Fluorimetry Research

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1 ● Fluorimetry Spectroscopy and Its Applications ● ● Department of Analytical Chemistry Faculty of Pharmacy Minia University ● Introduction Some organic or inorganic compounds liquids or solids molecular or ionic crystals whether pure or in solution emit light when they are excited by photons from the visible or the near ultra-violet regions. Among the analytical applications of this phenomenon known as photoluminescence is fluorimetry a selective and highly sensitive method for which a wide range of measurements are accessible. The intensity of the fluorescence is proportional to the concentration of the analyte and the measurements are made with the aid of fluorometers or spectrofluorometers. The extremely rapid extinction of the light intensity when excitation ceases is the object of analysis. By contrast phosphorescence is characterized by a more gradual diminution during time. Fluorescence is equally employed as the basis of detectors used in liquid chromatography. Although of different origin chemiluminescence which comprises the emission of light during certain chemical reactions has also received several applications in analytical chemistry. Spectrofluorimetry is the study of a specific mode of light emission by molecules called fluorescence. It can be used both for quantitative and qualitative analysis for research purpose like the determination of the effect of different halides on the quenching of a molecule. Absorption of UV-visible radiation causes transition of electrons from ground state low energy to excited state high energy. As excited state is not stable excess energy is lost by ● Collisional deactivation ● Emission of radiation Photo Luminescence The phenomenon of fluorescence is not only used for chemical analyses but is equally applied to substances such as washing powders where a fluorescing agent that sticks to the textile fibers is added. This type of compound absorbs solar radiation in the non-visible part of the spectrum and re-emits at longer wavelength in the blue spectral region of the spectrum visible to the eye which makes clothing appears „whiter‟.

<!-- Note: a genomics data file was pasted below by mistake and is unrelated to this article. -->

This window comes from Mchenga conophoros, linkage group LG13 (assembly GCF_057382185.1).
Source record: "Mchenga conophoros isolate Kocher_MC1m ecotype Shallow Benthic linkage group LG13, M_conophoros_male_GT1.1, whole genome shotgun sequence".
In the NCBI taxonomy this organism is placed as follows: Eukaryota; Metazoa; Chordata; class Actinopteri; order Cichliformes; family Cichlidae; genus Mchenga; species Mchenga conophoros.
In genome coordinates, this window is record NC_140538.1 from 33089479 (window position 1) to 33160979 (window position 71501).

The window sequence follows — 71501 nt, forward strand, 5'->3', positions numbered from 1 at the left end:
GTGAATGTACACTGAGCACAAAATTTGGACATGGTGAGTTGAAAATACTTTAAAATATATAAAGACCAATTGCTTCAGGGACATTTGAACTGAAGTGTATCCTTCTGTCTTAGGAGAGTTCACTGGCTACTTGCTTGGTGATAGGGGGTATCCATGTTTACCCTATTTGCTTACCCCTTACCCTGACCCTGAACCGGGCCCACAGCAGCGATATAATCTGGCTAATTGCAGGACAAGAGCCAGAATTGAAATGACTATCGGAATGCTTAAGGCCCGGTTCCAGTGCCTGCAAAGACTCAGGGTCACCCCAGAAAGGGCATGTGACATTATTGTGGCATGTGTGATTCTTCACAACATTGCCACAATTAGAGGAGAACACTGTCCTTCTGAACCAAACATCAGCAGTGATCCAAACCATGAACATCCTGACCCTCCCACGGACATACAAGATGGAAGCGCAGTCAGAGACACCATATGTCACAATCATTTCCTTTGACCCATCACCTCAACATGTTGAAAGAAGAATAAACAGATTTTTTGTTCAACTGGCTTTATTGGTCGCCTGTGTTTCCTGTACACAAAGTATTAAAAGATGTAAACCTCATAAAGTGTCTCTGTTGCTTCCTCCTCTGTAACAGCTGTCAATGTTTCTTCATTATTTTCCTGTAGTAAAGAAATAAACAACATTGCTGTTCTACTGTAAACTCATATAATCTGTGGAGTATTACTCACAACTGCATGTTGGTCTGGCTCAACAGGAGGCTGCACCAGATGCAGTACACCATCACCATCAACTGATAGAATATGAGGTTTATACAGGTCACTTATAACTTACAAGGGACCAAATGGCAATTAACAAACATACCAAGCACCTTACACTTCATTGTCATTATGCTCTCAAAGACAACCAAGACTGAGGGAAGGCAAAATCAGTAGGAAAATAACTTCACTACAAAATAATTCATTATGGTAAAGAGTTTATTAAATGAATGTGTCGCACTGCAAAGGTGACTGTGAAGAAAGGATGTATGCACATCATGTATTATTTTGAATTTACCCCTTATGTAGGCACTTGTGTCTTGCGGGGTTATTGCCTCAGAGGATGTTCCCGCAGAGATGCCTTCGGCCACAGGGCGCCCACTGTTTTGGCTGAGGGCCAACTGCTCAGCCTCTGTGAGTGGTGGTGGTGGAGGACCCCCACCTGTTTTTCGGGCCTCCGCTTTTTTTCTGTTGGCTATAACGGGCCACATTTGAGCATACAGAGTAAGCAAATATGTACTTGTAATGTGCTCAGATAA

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2 ● Fluorimetry Spectroscopy and Its Applications ● ● Department of Analytical Chemistry Faculty of Pharmacy Minia University ● 1. Molecular Spectroscopy Overview Molecular spectroscopy is the study of absorption or emission of light by molecules. Absorption and emission of light corresponds to absorption and emission of energy by the electrons of the molecule. The range of those energetic transitions is very wide so that absorption and emission can be observed in any part of the electromagnetic spectrum. Hence molecular spectroscopy can be divided in three different techniques defined by the range of the spectrum observed: ● UV-Visible ● Infrared ● Nuclear magnetic resonance Fluorimetry is part of UV-Visible spectrometry. To understand the in and out of molecular spectroscopy one must know that the energy levels of electrons in molecules are quantified. This is why each molecule can only absorb/emit discrete wavelength corresponding to transitions from one level to another. Selection rules established through quantum mechanics calculation allow telling which transition is possible and which is not. Figure 1.0 Transitions in a diatomic molecule Figure 1.0 shows several transitions and the resulting kind of radiation. The intensity of radiation absorbed/emitted is related to the change in dipole moment of the molecule induced by the transition in other words the more electrons there is to undertake the transition the more intense it is. In the case of absorption the energy is not stored indefinitely but re-emitted using different processes depending on the quantity of energy to emit. Transitions to first excited state are usually done through a non radiative process collision whereas transition from this state to ground state occurs within a radiative process. If the emission of light is in the same direction